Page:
Two chemicals considered harmful to babies remain in Johnson & Johnson's baby shampoo sold in the United States and some other countries, even though the company already makes versions without them, according to an international coalition of health and environmental groups.
Now the coalition is urging consumers to boycott Johnson & Johnson baby products until the company agrees to remove the chemicals from its baby products sold around the world, including in China and the U.K.
The Campaign for Safe Cosmetics has unsuccessfully been urging the world's largest health care company for 2 1/2 years to remove the trace amounts of potentially cancer-causing chemicals — dioxane and a substance called quaternium-15 that releases formaldehyde — from Johnson's Baby Shampoo, one of its signature products.
Johnson & Johnson has said it is reducing or gradually phasing out the chemicals.
"Johnson & Johnson clearly can make safer baby shampoo in all the markets around the world, but it's not doing it," said Lisa Archer, director of the Campaign for Safe Cosmetics.
The campaign's new report, "Baby's Tub is Still Toxic," is set to be released Tuesday, when the group was launching the boycott via its Web site, http://www.safecosmetics.org.
The updated report was based on an examination of label ingredients for Johnson & Johnson baby products in 13 countries.
On Monday, the campaign sent Johnson & Johnson a letter, signed by about 25 environmental, medical and other groups representing about 3.5 million people in the U.S. and other countries. It urges the company to publicly commit by Nov. 15 to removing the chemicals from all personal care products worldwide.
In response, Johnson & Johnson said in a statement that formaldehyde-releasing preservatives are safe and approved by regulators in the U.S. and other countries, but that it is gradually phasing them out of its baby products. It said it is also reformulating baby products to reduce the level of dioxane below detectable levels. But it did not say whether it would respond to or meet the campaign's full demands.
The letter, addressed to CEO William Weldon, was signed by groups including the Breast Cancer Fund, Environmental Working Group, Friends of the Earth, American Nurses Association, Physicians for Social Responsibility and Green America.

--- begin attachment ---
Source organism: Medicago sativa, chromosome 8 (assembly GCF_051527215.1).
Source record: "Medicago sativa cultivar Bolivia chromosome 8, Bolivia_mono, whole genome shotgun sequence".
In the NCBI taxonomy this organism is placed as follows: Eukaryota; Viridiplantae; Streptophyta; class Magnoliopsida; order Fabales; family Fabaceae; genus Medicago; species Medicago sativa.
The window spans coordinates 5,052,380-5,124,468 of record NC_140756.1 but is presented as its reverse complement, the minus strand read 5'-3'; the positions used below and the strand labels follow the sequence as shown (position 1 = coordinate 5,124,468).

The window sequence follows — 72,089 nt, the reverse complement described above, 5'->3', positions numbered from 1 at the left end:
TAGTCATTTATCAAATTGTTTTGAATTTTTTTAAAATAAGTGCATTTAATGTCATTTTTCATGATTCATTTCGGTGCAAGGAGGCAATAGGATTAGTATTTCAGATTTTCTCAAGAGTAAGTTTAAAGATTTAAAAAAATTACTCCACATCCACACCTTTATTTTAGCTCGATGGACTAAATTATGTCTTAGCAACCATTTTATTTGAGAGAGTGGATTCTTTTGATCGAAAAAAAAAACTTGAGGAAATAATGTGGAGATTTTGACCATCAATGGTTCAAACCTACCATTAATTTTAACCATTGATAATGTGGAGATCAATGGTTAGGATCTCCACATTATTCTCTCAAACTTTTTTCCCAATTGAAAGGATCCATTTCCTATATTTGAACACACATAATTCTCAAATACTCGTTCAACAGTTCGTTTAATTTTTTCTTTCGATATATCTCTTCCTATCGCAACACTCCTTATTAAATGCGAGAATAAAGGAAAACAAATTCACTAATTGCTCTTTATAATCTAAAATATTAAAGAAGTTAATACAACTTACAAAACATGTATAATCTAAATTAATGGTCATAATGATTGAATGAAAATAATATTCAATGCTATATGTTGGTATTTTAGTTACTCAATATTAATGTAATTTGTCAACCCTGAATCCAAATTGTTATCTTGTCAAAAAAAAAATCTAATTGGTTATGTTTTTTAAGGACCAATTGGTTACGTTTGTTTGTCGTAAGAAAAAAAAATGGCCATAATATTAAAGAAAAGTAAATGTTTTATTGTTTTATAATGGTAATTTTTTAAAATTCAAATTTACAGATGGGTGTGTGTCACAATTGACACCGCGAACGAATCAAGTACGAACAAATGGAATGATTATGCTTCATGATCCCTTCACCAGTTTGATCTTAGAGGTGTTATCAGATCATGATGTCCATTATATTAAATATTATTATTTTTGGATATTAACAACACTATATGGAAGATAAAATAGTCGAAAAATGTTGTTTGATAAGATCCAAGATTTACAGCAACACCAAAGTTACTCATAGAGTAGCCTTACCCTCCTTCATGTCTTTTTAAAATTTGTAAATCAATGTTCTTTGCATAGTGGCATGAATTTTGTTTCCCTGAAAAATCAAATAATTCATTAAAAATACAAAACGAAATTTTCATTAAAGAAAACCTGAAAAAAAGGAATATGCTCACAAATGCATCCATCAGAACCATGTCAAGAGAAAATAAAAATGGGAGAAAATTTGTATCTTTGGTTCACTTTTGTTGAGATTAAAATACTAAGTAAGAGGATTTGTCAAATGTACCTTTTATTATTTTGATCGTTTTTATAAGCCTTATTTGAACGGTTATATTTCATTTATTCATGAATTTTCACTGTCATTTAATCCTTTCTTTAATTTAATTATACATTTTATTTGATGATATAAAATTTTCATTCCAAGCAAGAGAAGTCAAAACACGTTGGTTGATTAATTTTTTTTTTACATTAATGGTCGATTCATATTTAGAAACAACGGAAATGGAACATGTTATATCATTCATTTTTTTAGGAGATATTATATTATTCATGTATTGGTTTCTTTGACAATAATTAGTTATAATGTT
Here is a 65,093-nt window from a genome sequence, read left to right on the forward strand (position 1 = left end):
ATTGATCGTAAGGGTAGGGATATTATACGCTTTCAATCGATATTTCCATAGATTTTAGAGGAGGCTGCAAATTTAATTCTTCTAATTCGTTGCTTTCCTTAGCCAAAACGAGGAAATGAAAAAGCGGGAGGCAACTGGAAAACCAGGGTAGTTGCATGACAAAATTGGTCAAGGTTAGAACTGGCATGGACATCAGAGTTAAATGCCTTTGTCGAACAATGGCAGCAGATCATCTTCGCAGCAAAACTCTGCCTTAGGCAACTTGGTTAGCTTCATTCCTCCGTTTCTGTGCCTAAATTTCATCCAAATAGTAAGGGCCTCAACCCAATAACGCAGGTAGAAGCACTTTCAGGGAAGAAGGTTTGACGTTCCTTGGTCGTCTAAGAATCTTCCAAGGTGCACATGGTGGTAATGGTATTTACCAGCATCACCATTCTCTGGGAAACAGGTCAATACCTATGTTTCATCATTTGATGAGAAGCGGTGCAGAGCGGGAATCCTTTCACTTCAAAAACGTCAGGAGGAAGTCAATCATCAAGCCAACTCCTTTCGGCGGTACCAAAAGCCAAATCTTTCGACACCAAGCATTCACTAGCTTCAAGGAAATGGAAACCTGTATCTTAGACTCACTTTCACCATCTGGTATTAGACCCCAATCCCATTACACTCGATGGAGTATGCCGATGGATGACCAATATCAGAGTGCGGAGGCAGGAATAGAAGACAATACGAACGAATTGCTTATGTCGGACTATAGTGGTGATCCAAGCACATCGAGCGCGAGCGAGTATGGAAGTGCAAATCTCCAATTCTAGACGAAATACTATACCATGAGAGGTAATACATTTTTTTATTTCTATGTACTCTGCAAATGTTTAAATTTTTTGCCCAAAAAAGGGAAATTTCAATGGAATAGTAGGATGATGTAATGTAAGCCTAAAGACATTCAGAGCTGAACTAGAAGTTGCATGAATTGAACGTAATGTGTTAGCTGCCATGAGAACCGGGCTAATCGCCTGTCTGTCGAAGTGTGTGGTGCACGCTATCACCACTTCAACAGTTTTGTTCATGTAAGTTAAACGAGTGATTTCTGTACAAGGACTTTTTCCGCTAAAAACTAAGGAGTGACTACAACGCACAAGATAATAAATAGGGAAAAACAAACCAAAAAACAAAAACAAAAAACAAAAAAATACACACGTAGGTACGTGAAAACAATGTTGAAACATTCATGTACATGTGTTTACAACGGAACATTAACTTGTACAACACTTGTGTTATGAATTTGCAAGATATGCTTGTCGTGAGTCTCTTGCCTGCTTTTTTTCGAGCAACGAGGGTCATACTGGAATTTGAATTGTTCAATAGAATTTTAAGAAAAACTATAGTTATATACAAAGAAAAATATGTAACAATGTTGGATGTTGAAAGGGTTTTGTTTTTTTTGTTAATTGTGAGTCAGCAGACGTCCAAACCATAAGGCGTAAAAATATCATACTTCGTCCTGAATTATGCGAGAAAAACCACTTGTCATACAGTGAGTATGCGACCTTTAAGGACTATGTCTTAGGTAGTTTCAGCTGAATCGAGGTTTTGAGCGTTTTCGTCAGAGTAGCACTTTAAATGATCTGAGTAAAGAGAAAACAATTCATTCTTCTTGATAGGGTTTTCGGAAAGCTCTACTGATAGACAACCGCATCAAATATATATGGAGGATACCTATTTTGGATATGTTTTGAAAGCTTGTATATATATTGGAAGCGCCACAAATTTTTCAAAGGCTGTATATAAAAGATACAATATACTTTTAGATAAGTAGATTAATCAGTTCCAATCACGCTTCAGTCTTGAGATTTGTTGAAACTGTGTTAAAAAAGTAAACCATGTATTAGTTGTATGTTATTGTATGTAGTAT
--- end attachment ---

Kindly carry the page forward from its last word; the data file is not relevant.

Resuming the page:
According to the report, obtained by The Associated Press, one of the suspect chemicals, quaternium-15, is a preservative that kills bacteria by releasing formaldehyde. Formaldehyde, used as a disinfectant and embalming fluid, was declared a known human carcinogen this past June by the U.S. National Toxicology Program. Formaldehyde also is a skin, eye and respiratory irritant.
Quaternium-15 is still an ingredient on Johnson & Johnson's Baby Shampoo sold in the U.S., Canada, China, Indonesia and Australia, but the campaign's research this summer found it's not in the same product sold in at least eight other countries, from the U.K. and Denmark to Japan and South Africa.
The second chemical, 1,4-dioxane, is considered a likely carcinogen. It's a byproduct of a process for making chemicals more soluble and gentler on the skin.
The campaign's May 2009 report, called "No More Toxic Tub," stated that studies by an independent laboratory it hired, Analytical Sciences LLC, found that 1,4-dioxane was contained in Johnson & Johnson's Baby Shampoo, Oatmeal Baby Wash, Moisture Care Baby Wash and Aveeno Baby Soothing Relief Creamy Wash.
According to the report, the company has since launched a baby shampoo called Johnson's Naturals, sold in the U.S., that does not include 1,4-dioxane. But original Johnson's baby shampoo, which costs about half as much, has not been reformulated for the U.S. market, according to the campaign.
Analytical Sciences tested multiple J&J baby product samples from the U.S. for the first report, finding low levels of the chemicals. After that, according to Archer, consumer groups in South Africa, Sweden and Japan contacted her group to note that quaternium-15 was not being used in products in their countries.
Archer noted that some of the countries where the products did not contain the harsh chemicals had bans on them in personal care products, but others didn't.